- Aug 14, 2010
Well, she appears to be a guest of size which would explain the restraint not fully clicking in. I have had times myself where I felt like I was close to flying out of my seat ( on SFA and KD owned woodies).
First, I would toss out everything that this Carmen Brown person is saying.
None of that is accurate.
1. The restraints don't click. They are hydraulic, and go down silently. In addition there are redundant (secondary hydraulic) systems in place to insure that the restraints don't release while the ride is in motion. Not to mention that the RCS won't allow the train to be dispatched if it senses that any of the restraints are not fully locked. Actual restraint failure is extremely uncommon, almost to the point of impossible.
2. She is incorrect about where the accident happened. It wasn't on the drop, it was at the overbanked turn after the double-down maneuver following the first drop.
If I had to guess, and I don't mean to be offensive to anyone here, I would immediately assume that she was of a body type that makes it difficult to seat properly. Similar to the accident a few years back on another coaster, if a restraint is closed and is only resting on a person's stomach, there is a real risk of the person's stomach popping out over the restraint during times of negative g's. This leaves the restraint loose around their mid-section until it is either pushed down by the rider or by positive g's later in the ride.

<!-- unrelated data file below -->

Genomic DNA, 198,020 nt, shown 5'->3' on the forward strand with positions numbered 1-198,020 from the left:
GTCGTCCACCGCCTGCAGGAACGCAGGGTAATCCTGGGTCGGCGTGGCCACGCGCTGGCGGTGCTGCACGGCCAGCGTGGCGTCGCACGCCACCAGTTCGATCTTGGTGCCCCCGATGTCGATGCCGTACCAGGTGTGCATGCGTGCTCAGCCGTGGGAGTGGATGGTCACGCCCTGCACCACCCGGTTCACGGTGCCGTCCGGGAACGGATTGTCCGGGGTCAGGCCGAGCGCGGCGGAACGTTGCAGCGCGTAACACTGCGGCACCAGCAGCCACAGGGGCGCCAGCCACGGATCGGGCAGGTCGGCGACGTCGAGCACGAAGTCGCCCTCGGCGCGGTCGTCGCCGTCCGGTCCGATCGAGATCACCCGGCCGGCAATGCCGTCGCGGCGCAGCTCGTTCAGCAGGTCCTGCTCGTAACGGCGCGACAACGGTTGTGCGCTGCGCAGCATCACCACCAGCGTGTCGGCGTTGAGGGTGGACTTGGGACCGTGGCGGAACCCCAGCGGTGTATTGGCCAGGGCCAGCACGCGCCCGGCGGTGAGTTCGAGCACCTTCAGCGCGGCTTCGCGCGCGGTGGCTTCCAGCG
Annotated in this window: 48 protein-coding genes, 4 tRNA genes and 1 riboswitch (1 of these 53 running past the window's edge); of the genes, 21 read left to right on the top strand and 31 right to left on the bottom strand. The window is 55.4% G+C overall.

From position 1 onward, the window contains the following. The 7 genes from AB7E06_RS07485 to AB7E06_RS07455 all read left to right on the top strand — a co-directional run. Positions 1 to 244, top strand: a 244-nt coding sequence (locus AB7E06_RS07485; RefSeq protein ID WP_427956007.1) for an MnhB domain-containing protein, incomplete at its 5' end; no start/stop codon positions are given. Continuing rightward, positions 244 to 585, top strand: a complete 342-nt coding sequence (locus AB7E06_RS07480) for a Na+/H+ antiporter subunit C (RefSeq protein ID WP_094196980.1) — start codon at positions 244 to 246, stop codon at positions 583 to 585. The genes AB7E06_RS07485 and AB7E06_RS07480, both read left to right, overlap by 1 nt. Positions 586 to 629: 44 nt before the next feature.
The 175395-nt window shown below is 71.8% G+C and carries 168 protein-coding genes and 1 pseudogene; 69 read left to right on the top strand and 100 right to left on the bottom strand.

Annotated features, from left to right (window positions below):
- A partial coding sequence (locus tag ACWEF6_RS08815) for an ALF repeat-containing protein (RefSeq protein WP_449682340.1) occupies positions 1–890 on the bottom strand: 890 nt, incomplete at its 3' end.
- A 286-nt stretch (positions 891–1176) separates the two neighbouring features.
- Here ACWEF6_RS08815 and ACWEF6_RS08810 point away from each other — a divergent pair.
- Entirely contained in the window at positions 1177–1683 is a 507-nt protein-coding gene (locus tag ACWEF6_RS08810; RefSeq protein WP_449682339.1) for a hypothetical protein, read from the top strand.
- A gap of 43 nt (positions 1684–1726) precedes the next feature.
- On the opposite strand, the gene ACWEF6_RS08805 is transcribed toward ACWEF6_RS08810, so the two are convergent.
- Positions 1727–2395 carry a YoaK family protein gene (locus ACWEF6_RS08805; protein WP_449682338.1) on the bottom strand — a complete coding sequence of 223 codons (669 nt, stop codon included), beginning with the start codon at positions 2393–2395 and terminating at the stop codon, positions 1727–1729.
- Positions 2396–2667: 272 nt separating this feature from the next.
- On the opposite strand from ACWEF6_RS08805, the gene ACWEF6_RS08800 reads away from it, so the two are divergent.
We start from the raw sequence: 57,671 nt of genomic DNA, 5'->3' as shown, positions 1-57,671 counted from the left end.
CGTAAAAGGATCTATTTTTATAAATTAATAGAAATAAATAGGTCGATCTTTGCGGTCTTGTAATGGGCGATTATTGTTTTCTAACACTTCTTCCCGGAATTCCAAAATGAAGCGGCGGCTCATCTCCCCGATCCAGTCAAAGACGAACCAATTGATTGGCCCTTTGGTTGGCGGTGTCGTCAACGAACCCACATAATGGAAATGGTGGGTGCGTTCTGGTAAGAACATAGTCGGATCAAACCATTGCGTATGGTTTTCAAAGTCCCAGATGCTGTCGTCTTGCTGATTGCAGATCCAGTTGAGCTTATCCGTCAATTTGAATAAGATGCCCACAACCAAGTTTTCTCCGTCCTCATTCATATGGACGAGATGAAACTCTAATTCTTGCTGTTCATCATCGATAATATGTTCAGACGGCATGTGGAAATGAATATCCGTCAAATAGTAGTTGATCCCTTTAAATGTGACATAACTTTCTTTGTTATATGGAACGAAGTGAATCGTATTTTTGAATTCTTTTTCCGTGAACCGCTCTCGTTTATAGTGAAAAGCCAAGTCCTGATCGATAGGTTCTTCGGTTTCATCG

My instinct tells me that this rider's body became loose in the restraints during the double-down maneuver, and was ejected seconds later as the train went into the overbanked turn.
Time will tell....
Very sad thing, though.
"Approximately 297 million guests visit the 400 U.S. amusement parks annually and take 1.7 billion safe rides," the association says on its website.
Visitors of fixed-site amusement parks -- places where rides are permanently attached to the ground -- have a 1 in 24 million chance of being seriously injured, the association said.
b.mac said:Sadly when something like this happens the numbers get casually ignored in order to hook readers and viewers. Numbers are more important than the actual facts these days and it's disappointing.
Shane said:I don't really know what a seat belt would actually do in this situation, but perhaps they are necessary for all lapbar style coasters.
b.mac said:Apollo's Chariot uses clamshell restraints which are designed to fit snug onto people's thighs and pinch flat to their waist preventing movement. If their stomach restricts the movement of the restraint then they will be denied ability to ride.
I can see that...freedom of movement. But at the same time, I don't want to be so FREE as to go flying like Superman on a big hop. I'd much rather feel tight and snug on these things.